How do dogs see the world?
We fetched a full explanation to how your pooch visualises the world – and in some ways have better eyesight than you.
Ever seen a dog? Then you’ll know they’re one of the best – if not the best – pets on the planet. However, dogs simply don't look at you in the same way. Well, at least in terms of colour (don’t worry, they still love you very much).
That’s because canines have a remarkably different visual system to humans. While dog eyes are still made up of the same biological building blocks as yours, their organic components are arranged to create a distinctly different way of seeing the world.
And despite what you may have heard, this doggy world is much more than monochrome. While many may claim that pooches see only in black and white, the science behind canine vision paints a much more colourful story.
What colours do dogs see?
It is true that dogs are colour blind. But they do see more than black and white, their eyes able to interpret a range of colours. However, their visual palette is much more limited than the average person.
“Dogs do have some colour vision. They basically see similar to people that are red-green colour-blind,” explains Dr Emily Blackwell, lecturer in companion animal behaviour and welfare at the University of Bristol.
“A lot of people buy bright red toys for them because they think dogs will be able to see them against green grass. Dogs will see it, but it will be just a yellowy-brown to them. They just don’t see colour in the same way as us.”
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The key differences between human and dog eyesight comes down to the two main photoreceptor types found in retinas: rods and cones.
While humans largely interpret colour through three types of cone (which filter blue, red and green light), your pup only has two – a blue cone and a combined red/green one (creating what’s called dichromatic vision). Plus, dogs have an estimated 4.8 million fewer of these photoreceptors overall: while only 5 per cent of human retinal cells are made up of cones, this number drops to 3 per cent in dogs.
Ultimately this means that dogs don’t see a wide range of the colour spectrum. However, there is limited evidence that dogs can perceive ultraviolet light (although exactly how they might use this ability is not yet understood).
On the other hand paw, canines can see tremendously well at night. This is because their eyes have more rods, allowing them to detect movement at low light – an evolutionary adaptation that ancestors of the domestic dog enjoyed when hunting at dawn and dusk.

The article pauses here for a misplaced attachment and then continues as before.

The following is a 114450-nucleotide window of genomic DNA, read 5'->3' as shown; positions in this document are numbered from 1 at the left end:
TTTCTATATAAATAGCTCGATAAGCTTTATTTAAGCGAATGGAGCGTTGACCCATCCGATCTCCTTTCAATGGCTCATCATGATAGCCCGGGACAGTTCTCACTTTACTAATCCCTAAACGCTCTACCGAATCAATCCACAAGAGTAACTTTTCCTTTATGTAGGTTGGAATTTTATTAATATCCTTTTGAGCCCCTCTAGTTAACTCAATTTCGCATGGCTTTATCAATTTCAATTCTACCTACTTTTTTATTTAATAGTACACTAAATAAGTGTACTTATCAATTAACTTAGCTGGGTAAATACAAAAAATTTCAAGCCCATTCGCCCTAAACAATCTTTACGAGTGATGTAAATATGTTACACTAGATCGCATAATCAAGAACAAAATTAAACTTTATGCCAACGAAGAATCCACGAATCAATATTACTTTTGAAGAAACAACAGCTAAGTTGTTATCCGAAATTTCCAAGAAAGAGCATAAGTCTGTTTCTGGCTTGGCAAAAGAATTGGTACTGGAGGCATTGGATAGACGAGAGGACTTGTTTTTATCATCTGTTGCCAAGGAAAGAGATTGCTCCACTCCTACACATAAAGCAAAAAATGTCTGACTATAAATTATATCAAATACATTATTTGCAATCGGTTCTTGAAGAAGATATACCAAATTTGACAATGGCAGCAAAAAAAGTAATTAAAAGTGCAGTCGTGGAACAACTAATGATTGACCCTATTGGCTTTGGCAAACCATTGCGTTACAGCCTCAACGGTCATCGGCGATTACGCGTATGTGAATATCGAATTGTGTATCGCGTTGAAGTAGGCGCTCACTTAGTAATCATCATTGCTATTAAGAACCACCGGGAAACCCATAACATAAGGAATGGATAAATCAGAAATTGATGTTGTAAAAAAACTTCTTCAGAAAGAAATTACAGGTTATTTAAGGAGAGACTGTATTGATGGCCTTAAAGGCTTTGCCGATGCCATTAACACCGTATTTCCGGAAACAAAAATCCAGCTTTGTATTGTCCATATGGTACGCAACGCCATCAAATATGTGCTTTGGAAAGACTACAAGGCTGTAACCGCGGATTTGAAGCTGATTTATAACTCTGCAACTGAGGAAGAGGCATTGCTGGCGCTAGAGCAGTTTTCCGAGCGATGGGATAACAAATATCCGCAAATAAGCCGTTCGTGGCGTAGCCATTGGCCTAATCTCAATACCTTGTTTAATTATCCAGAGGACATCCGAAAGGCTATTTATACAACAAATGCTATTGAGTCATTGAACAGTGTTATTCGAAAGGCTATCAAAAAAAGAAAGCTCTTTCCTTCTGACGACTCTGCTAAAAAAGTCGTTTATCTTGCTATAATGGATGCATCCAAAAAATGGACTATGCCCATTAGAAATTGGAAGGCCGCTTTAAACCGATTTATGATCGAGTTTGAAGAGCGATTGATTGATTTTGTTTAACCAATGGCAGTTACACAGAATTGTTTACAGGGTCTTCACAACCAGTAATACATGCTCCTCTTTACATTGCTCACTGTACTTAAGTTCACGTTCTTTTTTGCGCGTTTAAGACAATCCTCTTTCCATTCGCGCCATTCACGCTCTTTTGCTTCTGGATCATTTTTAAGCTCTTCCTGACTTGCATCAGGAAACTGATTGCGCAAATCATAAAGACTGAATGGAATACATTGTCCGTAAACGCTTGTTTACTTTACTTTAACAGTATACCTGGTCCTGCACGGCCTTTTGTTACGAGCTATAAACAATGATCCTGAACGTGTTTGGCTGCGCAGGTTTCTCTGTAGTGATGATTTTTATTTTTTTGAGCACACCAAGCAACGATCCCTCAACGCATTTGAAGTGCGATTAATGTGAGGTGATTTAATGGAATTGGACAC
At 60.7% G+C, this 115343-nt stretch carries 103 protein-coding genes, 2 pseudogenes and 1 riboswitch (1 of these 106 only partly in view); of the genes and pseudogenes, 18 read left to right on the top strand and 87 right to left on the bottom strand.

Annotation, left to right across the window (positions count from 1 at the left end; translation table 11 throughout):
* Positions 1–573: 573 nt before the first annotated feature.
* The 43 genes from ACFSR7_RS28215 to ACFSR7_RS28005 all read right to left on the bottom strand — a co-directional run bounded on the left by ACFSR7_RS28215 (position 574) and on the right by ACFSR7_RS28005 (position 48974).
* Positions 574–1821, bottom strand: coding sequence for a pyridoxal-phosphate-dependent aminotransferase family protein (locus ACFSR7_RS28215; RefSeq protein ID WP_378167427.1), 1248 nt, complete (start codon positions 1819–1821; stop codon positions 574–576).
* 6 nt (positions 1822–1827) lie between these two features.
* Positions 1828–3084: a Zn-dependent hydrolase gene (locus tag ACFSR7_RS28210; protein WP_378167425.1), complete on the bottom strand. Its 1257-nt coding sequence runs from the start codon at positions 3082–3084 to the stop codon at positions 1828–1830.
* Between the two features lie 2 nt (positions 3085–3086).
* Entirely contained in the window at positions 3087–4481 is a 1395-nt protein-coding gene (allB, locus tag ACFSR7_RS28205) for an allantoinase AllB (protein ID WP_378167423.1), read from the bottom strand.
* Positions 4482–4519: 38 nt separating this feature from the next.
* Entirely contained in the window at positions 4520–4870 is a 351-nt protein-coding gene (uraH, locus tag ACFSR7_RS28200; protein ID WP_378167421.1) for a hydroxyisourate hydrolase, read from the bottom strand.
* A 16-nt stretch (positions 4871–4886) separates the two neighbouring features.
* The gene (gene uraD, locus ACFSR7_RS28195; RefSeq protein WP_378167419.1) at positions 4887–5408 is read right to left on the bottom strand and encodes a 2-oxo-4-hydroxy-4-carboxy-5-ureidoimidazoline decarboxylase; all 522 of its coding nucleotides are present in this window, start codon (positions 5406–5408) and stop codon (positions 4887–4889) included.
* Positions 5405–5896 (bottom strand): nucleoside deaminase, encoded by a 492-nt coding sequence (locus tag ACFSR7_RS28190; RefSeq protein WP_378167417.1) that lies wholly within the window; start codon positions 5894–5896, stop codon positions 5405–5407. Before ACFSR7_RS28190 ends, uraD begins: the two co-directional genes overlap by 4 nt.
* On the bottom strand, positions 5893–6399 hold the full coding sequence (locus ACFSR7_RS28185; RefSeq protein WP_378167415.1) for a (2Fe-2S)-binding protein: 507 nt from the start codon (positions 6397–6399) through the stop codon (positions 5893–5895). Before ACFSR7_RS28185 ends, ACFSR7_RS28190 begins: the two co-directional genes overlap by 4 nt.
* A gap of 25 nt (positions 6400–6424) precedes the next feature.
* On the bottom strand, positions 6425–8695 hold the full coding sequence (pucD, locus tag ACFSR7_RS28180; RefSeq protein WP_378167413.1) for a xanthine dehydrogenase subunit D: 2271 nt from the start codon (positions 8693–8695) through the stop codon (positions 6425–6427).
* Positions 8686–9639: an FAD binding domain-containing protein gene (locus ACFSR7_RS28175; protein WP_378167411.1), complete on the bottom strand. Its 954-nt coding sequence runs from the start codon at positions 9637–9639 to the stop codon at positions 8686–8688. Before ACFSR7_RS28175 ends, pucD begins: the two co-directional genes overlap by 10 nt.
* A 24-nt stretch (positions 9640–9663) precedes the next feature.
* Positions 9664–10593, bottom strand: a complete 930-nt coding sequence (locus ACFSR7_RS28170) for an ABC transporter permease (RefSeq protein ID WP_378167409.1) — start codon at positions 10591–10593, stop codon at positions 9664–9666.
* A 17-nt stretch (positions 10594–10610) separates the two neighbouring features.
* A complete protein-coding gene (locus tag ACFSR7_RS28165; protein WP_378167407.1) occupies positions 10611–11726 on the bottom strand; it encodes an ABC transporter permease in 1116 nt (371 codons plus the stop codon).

Unlike ours, each dog eye is also equipped with a tapetum, a large mirror in the back of the retina that gives the visual system a second chance of interpreting light that hits it. When you take a photo with the flash on, it’s the tapetum that gives your pup’s eyes that eerie glow.
To help their hunting efforts, canines have also evolved a wide field of vision. The extent of this varies between breeds, but it’s mainly due to their eyes angling away from one away.
As human eyes are set forward, we have a much poorer peripheral vision. However, our 140° overlapping eyeline allows us to see objects far away in greater detail than dogs do. That’s why when they run to the other side of the park, your dear dog is unlikely to recognise you from sight alone.
What do dogs see when they watch TV?
In ye olde times, AKA the days before flat TVs, dogs likely just saw the gogglebox as a big flashing light. That’s because although they appear to be constantly emitting light, older televisions actually flickered at a rate just faster than the human eye can perceive (which is about 60Hz, or 60 cycles a second).
As most dogs can recognise light flickering at about 70–80 Hz, it’s likely they saw these screens as a strobe lighting machine.
Fortunately, however, the refresh rate of a modern flat-screen TV today is about 120 Hz. This means dogs can roughly see what we see on the screen. And, as you may have noticed with yours, dogs have been shown to distinguish between canines and other animals on modern screen without the aid of audio cues.
In other words, feel free to binge watch with Fenton by your side. Unless John Wick is on. Good god, don't let them watch that.
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Thomas is Digital editor at BBC Science Focus. Writing about everything from cosmology to anthropology, he specialises in the latest psychology, health and neuroscience discoveries. Thomas has a Masters degree (distinction) in Magazine Journalism from the University of Sheffield and has written for Men’s Health, Vice and Radio Times. He has been shortlisted as the New Digital Talent of the Year at the national magazine Professional Publishers Association (PPA) awards. Also working in academia, Thomas has lectured on the topic of journalism to undergraduate and postgraduate students at The University of Sheffield.
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